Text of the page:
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Marine Science Senior Builds on Research Skills in Graduate Program

Published: April 28, 2016
After commencement, Katie Robinson ’16 will begin a master’s program in marine science with an emphasis in coastal and wetland ecology at the University of San Diego.
After commencement, Katie Robinson ’16 will begin a master’s program in marine science with an emphasis in coastal and wetland ecology at the University of San Diego.

Katie Robinson ’16 has a busy May planned.

First she’ll graduate on May 7 with a degree in marine science – biology with a minor in Asian studies. Then she’ll get married to Robert Filipp ’16, a finance major with a minor in accounting, who she met in the President’s Leadership Fellows.

Then one week later they head to San Diego, where they’ll start putting down roots for the next phase of their life as Robinson begins a master’s program in marine science with an emphasis in coastal and wetland ecology at the University of San Diego and Filipp interviews for positions in the financial industry.

“I feel like I belong in the salt marshes, in the mud,” said Robinson, who will focus her research on the California salt marsh habitat and the killifish.

Robinson said her four years at UT and the faculty in the biology department — from their career advice to lab research opportunities — have really made her UT experience as she’s been able to dabble in a range of research methods and topics.

“From looking at the effect of diet on turtle growth to studying zoo plankton distribution in Tampa Bay requires very different skills,” said Robinson, of Waco, TX. “It diversified my skill set and narrowed my decision of what I wanted to do in graduate school.”

Beginning with her tropical biology travel course, which took her to Costa Rica as a freshman, Robinson plunged head first into her studies at UT. As she gained more confidence with each faculty research project she assisted on, she reached out to other professors to take part in their projects.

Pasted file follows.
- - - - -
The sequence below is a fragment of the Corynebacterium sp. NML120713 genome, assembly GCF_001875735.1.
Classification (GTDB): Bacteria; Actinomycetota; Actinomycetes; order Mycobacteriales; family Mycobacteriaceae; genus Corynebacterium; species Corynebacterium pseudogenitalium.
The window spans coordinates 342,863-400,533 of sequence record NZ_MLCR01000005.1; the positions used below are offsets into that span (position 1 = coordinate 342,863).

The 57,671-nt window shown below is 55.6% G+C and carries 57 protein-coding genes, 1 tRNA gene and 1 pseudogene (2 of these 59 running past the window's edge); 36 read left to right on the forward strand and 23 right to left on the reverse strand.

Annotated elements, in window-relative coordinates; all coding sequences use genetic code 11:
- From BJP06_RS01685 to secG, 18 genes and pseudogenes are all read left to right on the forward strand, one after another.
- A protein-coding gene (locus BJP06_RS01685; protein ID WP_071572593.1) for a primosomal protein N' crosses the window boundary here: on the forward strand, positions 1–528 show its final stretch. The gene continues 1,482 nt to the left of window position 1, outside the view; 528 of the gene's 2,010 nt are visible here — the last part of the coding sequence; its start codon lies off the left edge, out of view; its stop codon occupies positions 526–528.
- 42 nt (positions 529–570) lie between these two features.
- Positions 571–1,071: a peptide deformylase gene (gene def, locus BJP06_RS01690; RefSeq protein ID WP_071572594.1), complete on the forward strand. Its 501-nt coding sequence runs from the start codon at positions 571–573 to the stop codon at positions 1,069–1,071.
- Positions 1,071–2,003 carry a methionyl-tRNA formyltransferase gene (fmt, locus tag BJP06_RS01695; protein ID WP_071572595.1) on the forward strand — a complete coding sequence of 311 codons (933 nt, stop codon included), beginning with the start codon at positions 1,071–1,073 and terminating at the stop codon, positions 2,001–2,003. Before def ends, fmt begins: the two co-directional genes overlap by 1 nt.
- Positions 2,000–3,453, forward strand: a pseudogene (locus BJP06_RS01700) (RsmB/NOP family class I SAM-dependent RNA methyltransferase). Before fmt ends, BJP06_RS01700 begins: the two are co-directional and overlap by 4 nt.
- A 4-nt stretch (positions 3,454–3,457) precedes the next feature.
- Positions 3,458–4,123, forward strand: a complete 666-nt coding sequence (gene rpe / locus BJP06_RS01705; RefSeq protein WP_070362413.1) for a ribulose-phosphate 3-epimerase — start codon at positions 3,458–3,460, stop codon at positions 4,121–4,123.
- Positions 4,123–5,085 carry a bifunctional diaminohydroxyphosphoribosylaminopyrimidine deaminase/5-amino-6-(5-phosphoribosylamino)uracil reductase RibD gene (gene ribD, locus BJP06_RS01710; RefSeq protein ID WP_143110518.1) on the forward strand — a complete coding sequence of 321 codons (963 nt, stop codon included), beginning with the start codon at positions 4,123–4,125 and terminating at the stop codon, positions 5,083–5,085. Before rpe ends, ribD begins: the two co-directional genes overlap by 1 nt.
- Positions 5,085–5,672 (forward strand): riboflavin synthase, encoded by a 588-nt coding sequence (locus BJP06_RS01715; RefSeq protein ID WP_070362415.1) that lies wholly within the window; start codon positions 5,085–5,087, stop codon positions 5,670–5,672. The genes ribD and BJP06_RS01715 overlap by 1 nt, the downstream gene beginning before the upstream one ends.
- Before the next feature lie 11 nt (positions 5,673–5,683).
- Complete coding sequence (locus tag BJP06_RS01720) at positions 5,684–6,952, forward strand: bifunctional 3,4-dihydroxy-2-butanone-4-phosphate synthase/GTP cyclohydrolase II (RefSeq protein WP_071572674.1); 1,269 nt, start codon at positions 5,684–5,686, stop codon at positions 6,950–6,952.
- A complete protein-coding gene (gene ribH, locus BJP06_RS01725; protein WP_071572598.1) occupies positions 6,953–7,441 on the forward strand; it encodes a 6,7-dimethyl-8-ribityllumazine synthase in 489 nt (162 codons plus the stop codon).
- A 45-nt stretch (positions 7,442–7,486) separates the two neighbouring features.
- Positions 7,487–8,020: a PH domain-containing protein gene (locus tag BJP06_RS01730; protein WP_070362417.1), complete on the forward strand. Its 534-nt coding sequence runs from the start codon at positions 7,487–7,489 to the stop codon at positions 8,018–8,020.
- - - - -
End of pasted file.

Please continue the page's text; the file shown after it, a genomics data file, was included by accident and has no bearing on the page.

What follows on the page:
“As a sophomore, she had a mixture of intelligence, maturity, independence and enthusiasm coupled with a strong work ethic that is rare among early college students,” said Rebecca Waggett, associate professor of biology, who worked with Robinson first when she was assigned as a student mentor to Waggett’s Pathways to Honors course. “As a professor, when you discover a student with such a unique combination of traits, you are compelled to help her foster and nourish them. Beyond that, Katie has such a charming, sweet yet sensible personality that I truly enjoyed working with her.”

When Pathways ended, Waggett asked Robinson to serve as a lab mentor for her Biological Oceanography course and then later to collaborate on a research project, where Robinson’s progress exceeded Waggett’s expectations.

“Over the past three years, her skills as a leader and scientist have blossomed,” Waggett said. “It is exciting to watch her graduate and enter the next phase in her life with a skill set and the motivation to be successful.”

Robinson recently won the Experiential Education Undergraduate Research Award, which was presented at Leadership Awards Night on April 21, for work she completed with Professor Mason Meers, “Effect of diet on growth in Podocnemis unifilis: assessing optimal diets for turtles in conservation oriented head start programs.”

“Turtle species have come under increasing pressures due to habitat loss and exploitation as a local and international food source,” she wrote in the award application. “Many South American and Asian countries do not have the resources to protect essential habitat and prevent local extractions of native turtle species.”

The purpose of the research was to explore the effect of diet on turtle growth in order to assess optimal diets for turtles raised first in captivity with the intent to supplement wild populations.

“Unexpectedly, a portion of this research related to my Asian studies minor,” Robinson wrote in the application. “I was able to apply my knowledge of the Mandarin language to explore various turtle market websites, gaining a unique perspective of the extent of the turtle trade market in China. I also applied my knowledge of certain cultures and customs to understand the complexity behind this market.”

Robinson was able to share the outcomes of the research in a poster presentation at the Florida Undergraduate Research Conference in February of this year and in a submission to the Bulletin of the Florida Museum of Natural History.

“Through this process of this research, I gained valuable experience working with advanced software, scientific writing, literature review,” Robinson wrote in the application, “but most importantly, I gained an appreciation for the amount of time and effort required to conduct valuable research.”

Those are skills she’ll take with her to California.

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